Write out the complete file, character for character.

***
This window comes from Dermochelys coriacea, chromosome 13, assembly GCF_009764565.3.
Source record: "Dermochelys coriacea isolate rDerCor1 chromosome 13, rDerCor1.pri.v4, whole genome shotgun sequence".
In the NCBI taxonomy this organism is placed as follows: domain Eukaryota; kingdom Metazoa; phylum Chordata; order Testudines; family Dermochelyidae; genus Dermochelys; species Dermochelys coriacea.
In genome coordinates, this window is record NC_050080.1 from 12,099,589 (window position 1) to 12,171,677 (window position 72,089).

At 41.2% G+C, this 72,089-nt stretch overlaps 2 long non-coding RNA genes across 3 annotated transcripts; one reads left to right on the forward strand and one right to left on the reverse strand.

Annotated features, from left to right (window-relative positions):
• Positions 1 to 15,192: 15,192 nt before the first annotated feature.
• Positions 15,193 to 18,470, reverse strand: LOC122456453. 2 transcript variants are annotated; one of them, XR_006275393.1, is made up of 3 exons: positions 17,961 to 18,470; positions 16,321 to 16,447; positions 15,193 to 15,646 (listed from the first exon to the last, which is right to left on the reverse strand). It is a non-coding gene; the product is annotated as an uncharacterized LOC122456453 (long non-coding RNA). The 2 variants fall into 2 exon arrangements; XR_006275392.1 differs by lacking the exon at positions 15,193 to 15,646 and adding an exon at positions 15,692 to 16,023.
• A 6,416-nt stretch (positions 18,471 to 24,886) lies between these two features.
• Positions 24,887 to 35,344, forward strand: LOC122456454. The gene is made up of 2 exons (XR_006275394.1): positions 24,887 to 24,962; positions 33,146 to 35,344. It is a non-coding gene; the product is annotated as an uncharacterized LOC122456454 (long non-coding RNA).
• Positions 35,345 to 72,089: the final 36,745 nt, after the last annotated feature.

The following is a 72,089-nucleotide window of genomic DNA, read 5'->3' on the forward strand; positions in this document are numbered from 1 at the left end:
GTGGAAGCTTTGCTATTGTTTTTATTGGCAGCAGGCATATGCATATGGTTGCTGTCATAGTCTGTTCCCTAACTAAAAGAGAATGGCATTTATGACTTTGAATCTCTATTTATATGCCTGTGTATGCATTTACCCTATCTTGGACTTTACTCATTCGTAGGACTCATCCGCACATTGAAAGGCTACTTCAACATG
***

This window comes from Dermochelys coriacea, chromosome 13, assembly GCF_009764565.3.
Source record: "Dermochelys coriacea isolate rDerCor1 chromosome 13, rDerCor1.pri.v4, whole genome shotgun sequence".
In the NCBI taxonomy this organism is placed as follows: domain Eukaryota; kingdom Metazoa; phylum Chordata; order Testudines; family Dermochelyidae; genus Dermochelys; species Dermochelys coriacea.
In genome coordinates, this window is record NC_050080.1 from 12,099,589 (window position 1) to 12,171,677 (window position 72,089).

At 41.2% G+C, this 72,089-nt stretch overlaps 2 long non-coding RNA genes across 3 annotated transcripts; one reads left to right on the forward strand and one right to left on the reverse strand.

Annotated features, from left to right (window-relative positions):
• Positions 1 to 15,192: 15,192 nt before the first annotated feature.
• Positions 15,193 to 18,470, reverse strand: LOC122456453. 2 transcript variants are annotated; one of them, XR_006275393.1, is made up of 3 exons: positions 17,961 to 18,470; positions 16,321 to 16,447; positions 15,193 to 15,646 (listed from the first exon to the last, which is right to left on the reverse strand). It is a non-coding gene; the product is annotated as an uncharacterized LOC122456453 (long non-coding RNA). The 2 variants fall into 2 exon arrangements; XR_006275392.1 differs by lacking the exon at positions 15,193 to 15,646 and adding an exon at positions 15,692 to 16,023.
• A 6,416-nt stretch (positions 18,471 to 24,886) lies between these two features.
• Positions 24,887 to 35,344, forward strand: LOC122456454. The gene is made up of 2 exons (XR_006275394.1): positions 24,887 to 24,962; positions 33,146 to 35,344. It is a non-coding gene; the product is annotated as an uncharacterized LOC122456454 (long non-coding RNA).
• Positions 35,345 to 72,089: the final 36,745 nt, after the last annotated feature.

The following is a 72,089-nucleotide window of genomic DNA, read 5'->3' on the forward strand; positions in this document are numbered from 1 at the left end:
GTGGAAGCTTTGCTATTGTTTTTATTGGCAGCAGGCATATGCATATGGTTGCTGTCATAGTCTGTTCCCTAACTAAAAGAGAATGGCATTTATGACTTTGAATCTCTATTTATATGCCTGTGTATGCATTTACCCTATCTTGGACTTTACTCATTCGTAGGACTCATCCGCACATTGAAAGGCTACTTCAACATG